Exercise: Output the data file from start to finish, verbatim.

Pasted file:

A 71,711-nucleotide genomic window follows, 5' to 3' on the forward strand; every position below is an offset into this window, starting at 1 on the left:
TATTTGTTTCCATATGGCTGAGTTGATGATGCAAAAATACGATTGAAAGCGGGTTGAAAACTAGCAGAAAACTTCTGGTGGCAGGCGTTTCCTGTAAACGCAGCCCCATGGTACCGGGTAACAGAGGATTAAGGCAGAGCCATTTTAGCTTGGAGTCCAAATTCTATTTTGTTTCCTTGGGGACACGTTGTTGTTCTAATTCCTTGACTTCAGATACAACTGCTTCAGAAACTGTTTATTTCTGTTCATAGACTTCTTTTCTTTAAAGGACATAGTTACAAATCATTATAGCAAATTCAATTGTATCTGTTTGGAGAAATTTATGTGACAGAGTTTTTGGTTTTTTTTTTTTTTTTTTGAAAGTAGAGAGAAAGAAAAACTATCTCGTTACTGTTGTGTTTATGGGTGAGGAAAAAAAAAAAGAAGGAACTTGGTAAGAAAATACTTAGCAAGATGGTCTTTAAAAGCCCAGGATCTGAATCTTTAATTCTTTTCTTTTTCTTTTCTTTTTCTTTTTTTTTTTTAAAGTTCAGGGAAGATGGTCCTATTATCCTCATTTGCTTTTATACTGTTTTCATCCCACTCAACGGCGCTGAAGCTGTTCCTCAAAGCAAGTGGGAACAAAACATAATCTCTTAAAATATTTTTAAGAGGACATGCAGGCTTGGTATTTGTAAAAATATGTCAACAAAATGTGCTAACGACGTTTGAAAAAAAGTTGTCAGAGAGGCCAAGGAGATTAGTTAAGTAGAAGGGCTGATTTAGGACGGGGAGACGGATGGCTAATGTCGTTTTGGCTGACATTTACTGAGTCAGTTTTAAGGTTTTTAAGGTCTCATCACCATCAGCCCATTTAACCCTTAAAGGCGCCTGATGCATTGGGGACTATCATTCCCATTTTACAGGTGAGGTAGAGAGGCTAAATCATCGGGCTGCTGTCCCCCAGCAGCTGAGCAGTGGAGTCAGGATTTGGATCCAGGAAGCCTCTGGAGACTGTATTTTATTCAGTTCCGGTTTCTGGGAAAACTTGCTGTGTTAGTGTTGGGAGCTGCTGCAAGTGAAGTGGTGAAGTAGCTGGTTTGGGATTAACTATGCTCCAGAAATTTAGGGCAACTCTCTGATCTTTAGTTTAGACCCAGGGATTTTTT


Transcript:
A 71,711-nucleotide genomic window follows, 5' to 3' on the forward strand; every position below is an offset into this window, starting at 1 on the left:
TATTTGTTTCCATATGGCTGAGTTGATGATGCAAAAATACGATTGAAAGCGGGTTGAAAACTAGCAGAAAACTTCTGGTGGCAGGCGTTTCCTGTAAACGCAGCCCCATGGTACCGGGTAACAGAGGATTAAGGCAGAGCCATTTTAGCTTGGAGTCCAAATTCTATTTTGTTTCCTTGGGGACACGTTGTTGTTCTAATTCCTTGACTTCAGATACAACTGCTTCAGAAACTGTTTATTTCTGTTCATAGACTTCTTTTCTTTAAAGGACATAGTTACAAATCATTATAGCAAATTCAATTGTATCTGTTTGGAGAAATTTATGTGACAGAGTTTTTGGTTTTTTTTTTTTTTTTTTGAAAGTAGAGAGAAAGAAAAACTATCTCGTTACTGTTGTGTTTATGGGTGAGGAAAAAAAAAAAGAAGGAACTTGGTAAGAAAATACTTAGCAAGATGGTCTTTAAAAGCCCAGGATCTGAATCTTTAATTCTTTTCTTTTTCTTTTCTTTTTCTTTTTTTTTTTTAAAGTTCAGGGAAGATGGTCCTATTATCCTCATTTGCTTTTATACTGTTTTCATCCCACTCAACGGCGCTGAAGCTGTTCCTCAAAGCAAGTGGGAACAAAACATAATCTCTTAAAATATTTTTAAGAGGACATGCAGGCTTGGTATTTGTAAAAATATGTCAACAAAATGTGCTAACGACGTTTGAAAAAAAGTTGTCAGAGAGGCCAAGGAGATTAGTTAAGTAGAAGGGCTGATTTAGGACGGGGAGACGGATGGCTAATGTCGTTTTGGCTGACATTTACTGAGTCAGTTTTAAGGTTTTTAAGGTCTCATCACCATCAGCCCATTTAACCCTTAAAGGCGCCTGATGCATTGGGGACTATCATTCCCATTTTACAGGTGAGGTAGAGAGGCTAAATCATCGGGCTGCTGTCCCCCAGCAGCTGAGCAGTGGAGTCAGGATTTGGATCCAGGAAGCCTCTGGAGACTGTATTTTATTCAGTTCCGGTTTCTGGGAAAACTTGCTGTGTTAGTGTTGGGAGCTGCTGCAAGTGAAGTGGTGAAGTAGCTGGTTTGGGATTAACTATGCTCCAGAAATTTAGGGCAACTCTCTGATCTTTAGTTTAGACCCAGGGATTTTTT